The Atlantic

Why the Arpaio Pardon Matters

The president chose to pardon a public official using state power for racist ends.
Source: Brian Snyder / Reuters

Presidents issue pardons for a wide variety of reasons. The highest-profile pardon cases, though not the most numerous, are political:

The first President Bush pardoned several officials who took part in the Reagan-era “Iran-Contra” affair, which involved the covert sale of arms to Iran to fund right wing rebels in Nicaragua. These included the former secretary of defense, Caspar Weinberger; the former national-security adviser, Robert McFarlane; and a former State Department official, Elliott Abrams. Gerald Ford issued the single most significant politics-related pardon: that of his predecessor, Richard Nixon, who had resigned as president to avoid the inevitability of being impeached. Jimmy Carter pardoned Vietnam-era draft-law offenders as a class.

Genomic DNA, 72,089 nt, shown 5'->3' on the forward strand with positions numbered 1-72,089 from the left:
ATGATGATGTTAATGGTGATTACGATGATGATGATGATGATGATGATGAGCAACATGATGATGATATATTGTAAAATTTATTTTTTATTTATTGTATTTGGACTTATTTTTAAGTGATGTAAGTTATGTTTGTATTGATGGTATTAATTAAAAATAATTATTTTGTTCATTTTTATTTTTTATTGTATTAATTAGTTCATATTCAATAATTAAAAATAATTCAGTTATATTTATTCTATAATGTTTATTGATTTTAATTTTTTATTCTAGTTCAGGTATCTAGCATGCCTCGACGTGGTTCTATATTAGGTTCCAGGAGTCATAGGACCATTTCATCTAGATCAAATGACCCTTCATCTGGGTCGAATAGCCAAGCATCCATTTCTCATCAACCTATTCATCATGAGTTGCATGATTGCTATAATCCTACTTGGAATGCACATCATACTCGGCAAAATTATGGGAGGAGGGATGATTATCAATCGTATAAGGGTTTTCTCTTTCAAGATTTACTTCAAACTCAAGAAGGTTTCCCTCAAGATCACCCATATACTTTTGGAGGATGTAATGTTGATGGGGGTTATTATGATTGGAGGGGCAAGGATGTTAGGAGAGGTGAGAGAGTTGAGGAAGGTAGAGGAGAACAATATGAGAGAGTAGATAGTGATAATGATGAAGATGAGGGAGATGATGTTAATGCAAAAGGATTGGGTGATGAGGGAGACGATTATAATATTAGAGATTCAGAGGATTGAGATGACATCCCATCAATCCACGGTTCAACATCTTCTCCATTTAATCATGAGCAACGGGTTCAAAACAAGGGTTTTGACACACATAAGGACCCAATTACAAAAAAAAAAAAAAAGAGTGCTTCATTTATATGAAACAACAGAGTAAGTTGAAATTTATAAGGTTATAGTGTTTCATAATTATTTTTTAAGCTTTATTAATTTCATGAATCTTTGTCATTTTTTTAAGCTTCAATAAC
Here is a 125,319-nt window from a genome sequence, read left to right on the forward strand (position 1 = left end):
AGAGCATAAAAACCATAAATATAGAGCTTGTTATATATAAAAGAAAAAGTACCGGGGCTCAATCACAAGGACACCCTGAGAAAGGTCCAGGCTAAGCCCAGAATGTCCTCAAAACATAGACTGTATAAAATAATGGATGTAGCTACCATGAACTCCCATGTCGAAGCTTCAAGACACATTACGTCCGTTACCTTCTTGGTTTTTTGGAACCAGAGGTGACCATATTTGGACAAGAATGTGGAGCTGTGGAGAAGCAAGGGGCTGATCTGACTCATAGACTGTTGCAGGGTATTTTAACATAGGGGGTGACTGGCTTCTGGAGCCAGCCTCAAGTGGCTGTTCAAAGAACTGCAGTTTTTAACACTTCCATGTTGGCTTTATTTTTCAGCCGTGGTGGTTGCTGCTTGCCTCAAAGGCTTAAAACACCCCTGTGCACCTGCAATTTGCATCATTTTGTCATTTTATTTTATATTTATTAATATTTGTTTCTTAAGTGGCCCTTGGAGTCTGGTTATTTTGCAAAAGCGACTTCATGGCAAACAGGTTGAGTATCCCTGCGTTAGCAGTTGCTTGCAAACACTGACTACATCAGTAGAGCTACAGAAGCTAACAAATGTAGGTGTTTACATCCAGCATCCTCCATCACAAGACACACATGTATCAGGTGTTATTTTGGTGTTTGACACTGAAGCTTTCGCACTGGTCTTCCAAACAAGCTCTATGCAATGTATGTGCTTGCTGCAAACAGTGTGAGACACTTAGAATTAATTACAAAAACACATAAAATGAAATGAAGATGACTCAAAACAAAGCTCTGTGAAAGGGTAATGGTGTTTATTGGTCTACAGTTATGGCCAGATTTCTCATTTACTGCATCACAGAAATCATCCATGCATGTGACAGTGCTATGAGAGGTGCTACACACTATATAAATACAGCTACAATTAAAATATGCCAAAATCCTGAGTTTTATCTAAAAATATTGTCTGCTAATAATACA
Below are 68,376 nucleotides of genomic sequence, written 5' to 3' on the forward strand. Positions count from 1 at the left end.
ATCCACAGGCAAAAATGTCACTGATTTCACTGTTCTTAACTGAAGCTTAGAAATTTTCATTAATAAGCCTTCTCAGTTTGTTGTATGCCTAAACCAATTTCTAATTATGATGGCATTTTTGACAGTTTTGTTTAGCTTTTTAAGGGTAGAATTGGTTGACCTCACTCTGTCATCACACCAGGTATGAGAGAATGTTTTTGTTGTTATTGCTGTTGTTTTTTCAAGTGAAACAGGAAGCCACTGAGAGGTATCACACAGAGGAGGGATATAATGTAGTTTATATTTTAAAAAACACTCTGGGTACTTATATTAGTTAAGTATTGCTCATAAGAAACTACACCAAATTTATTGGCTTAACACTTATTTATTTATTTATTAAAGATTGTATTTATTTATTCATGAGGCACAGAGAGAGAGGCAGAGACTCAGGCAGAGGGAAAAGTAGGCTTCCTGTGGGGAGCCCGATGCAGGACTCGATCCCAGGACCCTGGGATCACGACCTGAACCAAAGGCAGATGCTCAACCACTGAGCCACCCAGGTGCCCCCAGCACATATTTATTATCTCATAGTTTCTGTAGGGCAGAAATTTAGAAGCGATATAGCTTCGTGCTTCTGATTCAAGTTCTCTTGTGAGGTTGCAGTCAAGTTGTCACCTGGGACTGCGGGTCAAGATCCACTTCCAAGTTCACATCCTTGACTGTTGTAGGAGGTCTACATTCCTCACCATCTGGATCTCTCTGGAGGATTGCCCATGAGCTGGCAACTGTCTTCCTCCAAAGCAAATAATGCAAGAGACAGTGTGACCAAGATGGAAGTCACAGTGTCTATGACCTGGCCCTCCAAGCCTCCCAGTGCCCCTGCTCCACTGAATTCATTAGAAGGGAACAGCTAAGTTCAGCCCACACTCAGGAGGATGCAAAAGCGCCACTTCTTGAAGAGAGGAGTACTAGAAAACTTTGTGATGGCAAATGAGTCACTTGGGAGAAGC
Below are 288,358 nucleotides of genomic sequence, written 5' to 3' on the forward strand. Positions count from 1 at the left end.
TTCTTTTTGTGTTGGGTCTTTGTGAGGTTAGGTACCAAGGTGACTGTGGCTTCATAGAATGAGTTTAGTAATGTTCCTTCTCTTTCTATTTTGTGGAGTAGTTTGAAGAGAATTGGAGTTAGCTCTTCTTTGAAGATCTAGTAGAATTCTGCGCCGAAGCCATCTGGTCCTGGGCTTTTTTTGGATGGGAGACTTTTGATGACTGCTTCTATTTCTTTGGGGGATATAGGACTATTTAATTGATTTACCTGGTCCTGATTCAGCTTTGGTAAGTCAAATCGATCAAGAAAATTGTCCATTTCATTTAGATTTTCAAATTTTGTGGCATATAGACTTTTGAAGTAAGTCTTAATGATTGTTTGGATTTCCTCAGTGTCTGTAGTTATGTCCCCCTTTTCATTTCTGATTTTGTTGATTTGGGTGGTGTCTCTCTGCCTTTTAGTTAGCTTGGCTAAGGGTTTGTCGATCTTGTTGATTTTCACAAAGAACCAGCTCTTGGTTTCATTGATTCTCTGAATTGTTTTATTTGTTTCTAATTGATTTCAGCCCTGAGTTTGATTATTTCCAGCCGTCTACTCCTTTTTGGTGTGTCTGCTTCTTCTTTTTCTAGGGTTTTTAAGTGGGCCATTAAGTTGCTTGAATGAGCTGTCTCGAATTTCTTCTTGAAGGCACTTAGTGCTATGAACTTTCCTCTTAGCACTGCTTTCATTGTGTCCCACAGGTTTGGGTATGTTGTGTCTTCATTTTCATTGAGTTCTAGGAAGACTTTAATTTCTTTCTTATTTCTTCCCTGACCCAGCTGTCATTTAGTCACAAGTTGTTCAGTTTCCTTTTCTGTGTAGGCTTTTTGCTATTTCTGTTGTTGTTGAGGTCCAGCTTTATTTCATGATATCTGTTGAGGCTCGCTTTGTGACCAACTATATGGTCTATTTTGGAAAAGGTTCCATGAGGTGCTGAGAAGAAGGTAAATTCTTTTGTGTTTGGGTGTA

In 1971 Richard Nixon pardoned the one-time Teamster boss Jimmy Hoffa, who had been convicted of jury-tampering—and who went on to support Nixon in the

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